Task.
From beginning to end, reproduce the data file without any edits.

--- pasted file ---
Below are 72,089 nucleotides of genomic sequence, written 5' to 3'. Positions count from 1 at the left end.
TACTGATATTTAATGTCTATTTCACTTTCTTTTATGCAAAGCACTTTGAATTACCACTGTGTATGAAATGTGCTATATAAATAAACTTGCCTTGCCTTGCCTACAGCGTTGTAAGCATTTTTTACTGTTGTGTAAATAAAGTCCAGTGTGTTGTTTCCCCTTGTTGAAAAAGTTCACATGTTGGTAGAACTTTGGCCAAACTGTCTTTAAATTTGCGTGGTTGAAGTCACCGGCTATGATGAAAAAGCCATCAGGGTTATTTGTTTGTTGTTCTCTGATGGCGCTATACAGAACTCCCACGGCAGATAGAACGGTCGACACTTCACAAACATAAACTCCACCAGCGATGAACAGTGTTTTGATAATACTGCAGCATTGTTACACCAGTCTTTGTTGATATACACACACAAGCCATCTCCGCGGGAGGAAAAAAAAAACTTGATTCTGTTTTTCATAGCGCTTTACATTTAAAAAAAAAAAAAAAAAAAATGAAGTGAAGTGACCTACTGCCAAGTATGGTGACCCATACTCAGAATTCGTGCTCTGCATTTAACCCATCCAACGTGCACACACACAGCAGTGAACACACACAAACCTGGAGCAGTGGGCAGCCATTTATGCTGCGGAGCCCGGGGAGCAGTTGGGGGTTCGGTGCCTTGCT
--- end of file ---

Below are 72,089 nucleotides of genomic sequence, written 5' to 3'. Positions count from 1 at the left end.
TACTGATATTTAATGTCTATTTCACTTTCTTTTATGCAAAGCACTTTGAATTACCACTGTGTATGAAATGTGCTATATAAATAAACTTGCCTTGCCTTGCCTACAGCGTTGTAAGCATTTTTTACTGTTGTGTAAATAAAGTCCAGTGTGTTGTTTCCCCTTGTTGAAAAAGTTCACATGTTGGTAGAACTTTGGCCAAACTGTCTTTAAATTTGCGTGGTTGAAGTCACCGGCTATGATGAAAAAGCCATCAGGGTTATTTGTTTGTTGTTCTCTGATGGCGCTATACAGAACTCCCACGGCAGATAGAACGGTCGACACTTCACAAACATAAACTCCACCAGCGATGAACAGTGTTTTGATAATACTGCAGCATTGTTACACCAGTCTTTGTTGATATACACACACAAGCCATCTCCGCGGGAGGAAAAAAAAAACTTGATTCTGTTTTTCATAGCGCTTTACATTTAAAAAAAAAAAAAAAAAAAATGAAGTGAAGTGACCTACTGCCAAGTATGGTGACCCATACTCAGAATTCGTGCTCTGCATTTAACCCATCCAACGTGCACACACACAGCAGTGAACACACACAAACCTGGAGCAGTGGGCAGCCATTTATGCTGCGGAGCCCGGGGAGCAGTTGGGGGTTCGGTGCCTTGCT